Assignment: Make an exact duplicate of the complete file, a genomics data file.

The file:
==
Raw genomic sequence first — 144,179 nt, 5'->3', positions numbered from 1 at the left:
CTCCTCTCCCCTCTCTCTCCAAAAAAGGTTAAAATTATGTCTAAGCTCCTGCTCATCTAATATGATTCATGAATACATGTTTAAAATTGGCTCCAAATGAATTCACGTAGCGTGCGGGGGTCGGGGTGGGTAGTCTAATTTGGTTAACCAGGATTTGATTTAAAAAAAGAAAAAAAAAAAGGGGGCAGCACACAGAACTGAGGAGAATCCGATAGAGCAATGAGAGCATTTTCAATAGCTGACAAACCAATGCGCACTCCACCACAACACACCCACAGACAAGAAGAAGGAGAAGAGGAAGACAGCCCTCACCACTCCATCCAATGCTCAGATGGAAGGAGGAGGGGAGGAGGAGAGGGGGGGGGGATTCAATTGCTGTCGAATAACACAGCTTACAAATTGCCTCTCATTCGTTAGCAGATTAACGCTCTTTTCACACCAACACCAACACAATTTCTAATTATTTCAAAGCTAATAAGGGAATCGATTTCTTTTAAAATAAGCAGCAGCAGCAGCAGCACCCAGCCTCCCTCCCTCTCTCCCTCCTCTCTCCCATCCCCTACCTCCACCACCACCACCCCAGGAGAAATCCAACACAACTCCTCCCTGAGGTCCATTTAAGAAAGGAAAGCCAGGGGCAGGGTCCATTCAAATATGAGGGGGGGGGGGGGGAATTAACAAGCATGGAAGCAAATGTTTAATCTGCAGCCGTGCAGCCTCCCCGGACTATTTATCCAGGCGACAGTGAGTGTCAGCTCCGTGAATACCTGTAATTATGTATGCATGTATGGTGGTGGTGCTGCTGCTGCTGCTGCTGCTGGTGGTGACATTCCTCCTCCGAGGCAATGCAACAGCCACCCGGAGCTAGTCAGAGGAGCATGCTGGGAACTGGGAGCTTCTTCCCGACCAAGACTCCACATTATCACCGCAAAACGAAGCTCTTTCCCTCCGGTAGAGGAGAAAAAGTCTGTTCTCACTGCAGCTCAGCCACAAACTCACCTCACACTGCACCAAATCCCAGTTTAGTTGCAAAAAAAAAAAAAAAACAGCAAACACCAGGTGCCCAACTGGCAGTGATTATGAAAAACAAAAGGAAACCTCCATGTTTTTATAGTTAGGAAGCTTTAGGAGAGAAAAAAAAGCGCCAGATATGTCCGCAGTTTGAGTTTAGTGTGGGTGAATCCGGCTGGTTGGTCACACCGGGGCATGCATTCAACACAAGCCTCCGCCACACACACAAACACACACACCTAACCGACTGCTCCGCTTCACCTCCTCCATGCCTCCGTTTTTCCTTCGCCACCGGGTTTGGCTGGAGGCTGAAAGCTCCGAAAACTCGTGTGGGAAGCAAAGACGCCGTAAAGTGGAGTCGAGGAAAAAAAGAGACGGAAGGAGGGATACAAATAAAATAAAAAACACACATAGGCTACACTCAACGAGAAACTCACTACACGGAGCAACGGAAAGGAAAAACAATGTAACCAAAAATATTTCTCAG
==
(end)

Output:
Raw genomic sequence first — 144,179 nt, 5'->3', positions numbered from 1 at the left:
CTCCTCTCCCCTCTCTCTCCAAAAAAGGTTAAAATTATGTCTAAGCTCCTGCTCATCTAATATGATTCATGAATACATGTTTAAAATTGGCTCCAAATGAATTCACGTAGCGTGCGGGGGTCGGGGTGGGTAGTCTAATTTGGTTAACCAGGATTTGATTTAAAAAAAGAAAAAAAAAAAGGGGGCAGCACACAGAACTGAGGAGAATCCGATAGAGCAATGAGAGCATTTTCAATAGCTGACAAACCAATGCGCACTCCACCACAACACACCCACAGACAAGAAGAAGGAGAAGAGGAAGACAGCCCTCACCACTCCATCCAATGCTCAGATGGAAGGAGGAGGGGAGGAGGAGAGGGGGGGGGGATTCAATTGCTGTCGAATAACACAGCTTACAAATTGCCTCTCATTCGTTAGCAGATTAACGCTCTTTTCACACCAACACCAACACAATTTCTAATTATTTCAAAGCTAATAAGGGAATCGATTTCTTTTAAAATAAGCAGCAGCAGCAGCAGCACCCAGCCTCCCTCCCTCTCTCCCTCCTCTCTCCCATCCCCTACCTCCACCACCACCACCCCAGGAGAAATCCAACACAACTCCTCCCTGAGGTCCATTTAAGAAAGGAAAGCCAGGGGCAGGGTCCATTCAAATATGAGGGGGGGGGGGGGGAATTAACAAGCATGGAAGCAAATGTTTAATCTGCAGCCGTGCAGCCTCCCCGGACTATTTATCCAGGCGACAGTGAGTGTCAGCTCCGTGAATACCTGTAATTATGTATGCATGTATGGTGGTGGTGCTGCTGCTGCTGCTGCTGCTGGTGGTGACATTCCTCCTCCGAGGCAATGCAACAGCCACCCGGAGCTAGTCAGAGGAGCATGCTGGGAACTGGGAGCTTCTTCCCGACCAAGACTCCACATTATCACCGCAAAACGAAGCTCTTTCCCTCCGGTAGAGGAGAAAAAGTCTGTTCTCACTGCAGCTCAGCCACAAACTCACCTCACACTGCACCAAATCCCAGTTTAGTTGCAAAAAAAAAAAAAAAACAGCAAACACCAGGTGCCCAACTGGCAGTGATTATGAAAAACAAAAGGAAACCTCCATGTTTTTATAGTTAGGAAGCTTTAGGAGAGAAAAAAAAGCGCCAGATATGTCCGCAGTTTGAGTTTAGTGTGGGTGAATCCGGCTGGTTGGTCACACCGGGGCATGCATTCAACACAAGCCTCCGCCACACACACAAACACACACACCTAACCGACTGCTCCGCTTCACCTCCTCCATGCCTCCGTTTTTCCTTCGCCACCGGGTTTGGCTGGAGGCTGAAAGCTCCGAAAACTCGTGTGGGAAGCAAAGACGCCGTAAAGTGGAGTCGAGGAAAAAAAGAGACGGAAGGAGGGATACAAATAAAATAAAAAACACACATAGGCTACACTCAACGAGAAACTCACTACACGGAGCAACGGAAAGGAAAAACAATGTAACCAAAAATATTTCTCAG